9 beaten-down stocks to buy for a turnaround

The market may be unjustly punishing these slumping stocks.

  • By Wayne Duggan,
  • U.S. News & World Report
  • – 07/26/2019
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This year has been great for U.S. stock investors, with the S&P 500 index (.SPX) up about 20% year-to-date. Unfortunately, not all S&P 500 component stocks have been along for the ride.

Given the strength of the U.S. economy and the bullish market momentum, many of the laggard stocks are down for good reason. However, a handful of 2019’s worst-performing stocks could be excellent opportunities for long-term investors.

Here are nine stocks down at least 15% in the past six months that investors should be buying on the dip, according to Morningstar.


AbbVie is a global drug company that targets markets such as immunology, virology and oncology. Analyst Damien Conover says key drug Humira represents over half of AbbVie’s revenue, and fears over competition are largely to blame for the stock’s 23.4% six-month decline. However, Conover says AbbVie’s pipeline has some encouraging next-generation immunology and oncology prospects, and its acquisition of Allergan (AGN) should help it diversify away from Humira. In addition, he says cancer drug Imbruvica should reach peak annual sales above $6 billion. Morningstar has a “buy” rating and $102 fair value estimate for ABBV stock.

Carnival Corp.

Carnival shares are down 16.4% in the past six months, but analyst Jaime Katz says Carnival shares are simply too cheap to ignore at this point, trading at around 11 times earnings. Business in Europe is challenged, but aging demographics in the U.S. should help boost Carnival’s business over time, Katz says. Carnival’s U.S. market penetration is only 4%, leaving plenty of room for expansion as the baby boomer generation fully enters retirement. Morningstar has a “buy” rating and $62 fair value estimate for CCL stock.


Buying Gap stock is not for the faint at heart given the seemingly secular decline of U.S. mall retailers. However, Gap is one of several beaten-down U.S. retailers where Morningstar sees long-term value. Katz says Gap’s dismal first-quarter numbers likely weren’t as bad as they seemed given the unfavorable weather to start the year. Morningstar is calling for 1% sales growth, 39% gross margins and 8% operating margins for Gap over the next decade. Morningstar has a “buy” rating and $28 fair value estimate for GPS.


Like Gap, Nordstrom is fighting to tread water in a difficult retail environment. Analyst David Swartz says Nordstrom is a top player in U.S. apparel due to its differentiated products and its brand value. From 2010 to 2018, Nordstrom actually grew revenue by about 60% and reported consistent same-store sales growth while competitors were shrinking and dying in droves. Swartz is forecasting sales growth of between 2% and 3% for both Nordstrom’s full- and off-price segments over the next decade. Morningstar has a “buy” rating and $55 fair value estimate for JWN stock.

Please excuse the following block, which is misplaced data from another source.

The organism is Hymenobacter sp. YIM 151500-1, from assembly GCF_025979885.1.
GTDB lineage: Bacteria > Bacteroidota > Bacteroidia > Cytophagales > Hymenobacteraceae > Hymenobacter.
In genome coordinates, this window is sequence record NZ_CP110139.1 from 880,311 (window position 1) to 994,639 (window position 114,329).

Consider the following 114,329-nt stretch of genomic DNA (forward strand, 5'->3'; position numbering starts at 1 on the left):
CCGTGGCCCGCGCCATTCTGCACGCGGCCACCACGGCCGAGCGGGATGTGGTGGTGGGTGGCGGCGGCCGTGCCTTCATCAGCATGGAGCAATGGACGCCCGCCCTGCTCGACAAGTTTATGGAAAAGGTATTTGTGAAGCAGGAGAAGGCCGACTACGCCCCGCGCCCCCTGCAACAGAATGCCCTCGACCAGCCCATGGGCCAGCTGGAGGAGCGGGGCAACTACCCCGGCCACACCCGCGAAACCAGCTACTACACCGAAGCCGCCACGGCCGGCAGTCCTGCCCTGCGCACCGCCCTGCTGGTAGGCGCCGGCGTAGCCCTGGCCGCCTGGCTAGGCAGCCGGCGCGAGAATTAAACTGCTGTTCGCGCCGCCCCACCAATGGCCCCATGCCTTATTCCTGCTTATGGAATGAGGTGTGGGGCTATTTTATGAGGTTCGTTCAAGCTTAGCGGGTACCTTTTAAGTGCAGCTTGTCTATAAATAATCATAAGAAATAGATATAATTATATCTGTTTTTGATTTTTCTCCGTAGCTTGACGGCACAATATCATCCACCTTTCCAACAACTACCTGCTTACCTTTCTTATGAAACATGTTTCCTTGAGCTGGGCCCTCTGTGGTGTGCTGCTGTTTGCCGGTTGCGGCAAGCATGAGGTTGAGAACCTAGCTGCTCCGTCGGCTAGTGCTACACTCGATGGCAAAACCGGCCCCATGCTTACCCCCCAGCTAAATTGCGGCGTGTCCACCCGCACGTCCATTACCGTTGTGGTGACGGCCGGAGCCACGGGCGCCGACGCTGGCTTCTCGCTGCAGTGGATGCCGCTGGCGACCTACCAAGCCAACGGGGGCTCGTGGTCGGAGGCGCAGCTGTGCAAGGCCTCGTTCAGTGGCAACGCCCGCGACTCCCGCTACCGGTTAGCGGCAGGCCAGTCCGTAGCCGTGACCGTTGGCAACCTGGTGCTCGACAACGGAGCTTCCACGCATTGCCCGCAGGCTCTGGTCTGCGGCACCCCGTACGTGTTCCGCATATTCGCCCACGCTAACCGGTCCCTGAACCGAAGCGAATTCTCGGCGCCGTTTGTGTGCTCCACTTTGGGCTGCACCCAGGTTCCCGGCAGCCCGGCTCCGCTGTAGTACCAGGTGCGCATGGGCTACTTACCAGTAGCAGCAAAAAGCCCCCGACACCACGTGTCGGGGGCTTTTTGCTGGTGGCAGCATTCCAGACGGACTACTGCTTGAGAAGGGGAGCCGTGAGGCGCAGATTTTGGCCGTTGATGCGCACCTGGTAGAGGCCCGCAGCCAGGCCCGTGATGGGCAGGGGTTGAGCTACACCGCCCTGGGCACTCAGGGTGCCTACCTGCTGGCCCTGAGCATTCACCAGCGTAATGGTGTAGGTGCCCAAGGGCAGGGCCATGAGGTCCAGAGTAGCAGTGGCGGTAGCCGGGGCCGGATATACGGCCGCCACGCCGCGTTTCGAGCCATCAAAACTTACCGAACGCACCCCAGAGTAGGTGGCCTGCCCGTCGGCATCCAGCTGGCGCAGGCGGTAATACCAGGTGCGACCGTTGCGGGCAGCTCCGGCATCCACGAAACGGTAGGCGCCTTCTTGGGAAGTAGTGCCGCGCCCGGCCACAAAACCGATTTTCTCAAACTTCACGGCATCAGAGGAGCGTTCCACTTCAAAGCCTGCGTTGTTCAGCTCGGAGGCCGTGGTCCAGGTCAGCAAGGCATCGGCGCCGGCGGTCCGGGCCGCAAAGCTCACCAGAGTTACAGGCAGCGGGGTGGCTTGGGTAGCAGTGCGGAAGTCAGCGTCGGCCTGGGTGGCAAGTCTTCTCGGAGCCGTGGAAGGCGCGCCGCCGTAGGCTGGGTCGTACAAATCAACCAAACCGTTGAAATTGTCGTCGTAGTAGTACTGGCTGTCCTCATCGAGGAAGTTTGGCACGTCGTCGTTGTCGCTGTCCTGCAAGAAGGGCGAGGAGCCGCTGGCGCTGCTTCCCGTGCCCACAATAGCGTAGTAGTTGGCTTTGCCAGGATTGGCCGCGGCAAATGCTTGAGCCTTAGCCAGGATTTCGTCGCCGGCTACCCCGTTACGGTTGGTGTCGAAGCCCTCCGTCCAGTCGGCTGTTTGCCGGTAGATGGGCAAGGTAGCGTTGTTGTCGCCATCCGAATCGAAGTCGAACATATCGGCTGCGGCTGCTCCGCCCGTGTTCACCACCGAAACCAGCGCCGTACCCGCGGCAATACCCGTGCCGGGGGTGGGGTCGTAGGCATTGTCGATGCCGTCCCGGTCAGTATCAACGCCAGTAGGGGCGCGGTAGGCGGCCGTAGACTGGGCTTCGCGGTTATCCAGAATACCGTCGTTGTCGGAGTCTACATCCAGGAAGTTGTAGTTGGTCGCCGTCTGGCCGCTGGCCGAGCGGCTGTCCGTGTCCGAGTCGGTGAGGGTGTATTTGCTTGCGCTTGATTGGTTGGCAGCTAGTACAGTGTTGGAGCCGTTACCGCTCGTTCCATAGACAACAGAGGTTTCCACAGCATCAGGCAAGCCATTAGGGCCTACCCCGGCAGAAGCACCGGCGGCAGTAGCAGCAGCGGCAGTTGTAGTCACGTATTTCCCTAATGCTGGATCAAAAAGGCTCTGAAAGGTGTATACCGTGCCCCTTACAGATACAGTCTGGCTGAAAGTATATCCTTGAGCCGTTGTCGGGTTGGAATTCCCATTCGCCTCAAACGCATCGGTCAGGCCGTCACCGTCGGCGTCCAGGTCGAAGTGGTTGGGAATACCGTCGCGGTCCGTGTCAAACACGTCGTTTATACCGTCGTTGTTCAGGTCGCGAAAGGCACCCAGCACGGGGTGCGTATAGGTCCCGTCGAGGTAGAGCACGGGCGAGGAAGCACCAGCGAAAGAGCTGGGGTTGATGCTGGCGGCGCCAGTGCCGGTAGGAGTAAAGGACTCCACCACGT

Kraft Heinz Co.

When it comes to negative headlines, few companies have had a worse 2019 than Kraft. In February, Kraft announced a huge dividend cut, a $15.4 billion writedown on its Kraft and Oscar Meyer brands and a new SEC accounting investigation. Understandably, shares are down 34% in the past six months, but analyst Erin Lash says there is now tremendous long-term value in the stock. Kraft Heinz should eventually get its act together and increase and improve its brand investments. Morningstar has a “buy” rating and $54 fair value estimate for KHC stock.

Kroger Co.

Kroger shares are down 25.6% in the past six months after the grocer reported a 1.2% drop in revenue and 1.5% decline in same-store sales in the first quarter. Analyst Zain Akbari says Kroger is still on track to hit its full-year guidance. Private label sales growth of 3.3% was also an encouraging sign. High-growth alternative profit streams, such as data and media analytics, are expected to contribute $100 million in operating profit this year. Morningstar has a “buy” rating and $27.50 fair value estimate for KR stock.


While bears see Macy’s as an obsolete business, bulls see plenty of value remaining in the company. Swartz is a realist when it comes to Macy’s and is expecting sales to continue to decline over the next 10 years at an average operating margin of just 6%. Macy’s is spending aggressively to remodel stores and ad digital capabilities to compete with Amazon.com (AMZN) and others. With a single-digit 2019 earnings multiple, he says Macy’s shares are on the cheap side compared to historical levels. Morningstar has a “buy” rating and $27.50 fair value estimate for M stock.


In May, TripAdvisor stock got hit in May when Amazon announced plans to pursue a full metasearch travel service, putting about 75% of TripAdvisor’s business at risk. Despite the Amazon threat, analyst Dan Wasiolek says TripAdvisor’s network of user reviews and travel content is unmatched and should help the company average 9.3% sales growth over the next 10 years, including 18% annual growth in media and platform revenue. Morningstar has a “buy” rating and $59 fair value estimate for TRIP stock.

Walgreens Boots Alliance

Walgreens stock is down 24.5% in the past six months. In March, Walgreens was hit by fears surrounding drug reimbursements and generic drug pricing pressures. In addition, the FDA singled out Walgreens as a “top violator” of laws banning tobacco sales to minors. Analyst Soo Romanoff says gross margin weakness in the most recent quarter was offset by strong prescription volumes and aggressive share buybacks. Romanoff says Walgreens will continue to leverage its scale to generate cost-effective partnerships and offset negative reimbursement trends. Morningstar has a “buy” rating and $68 fair value estimate for WBA stock.

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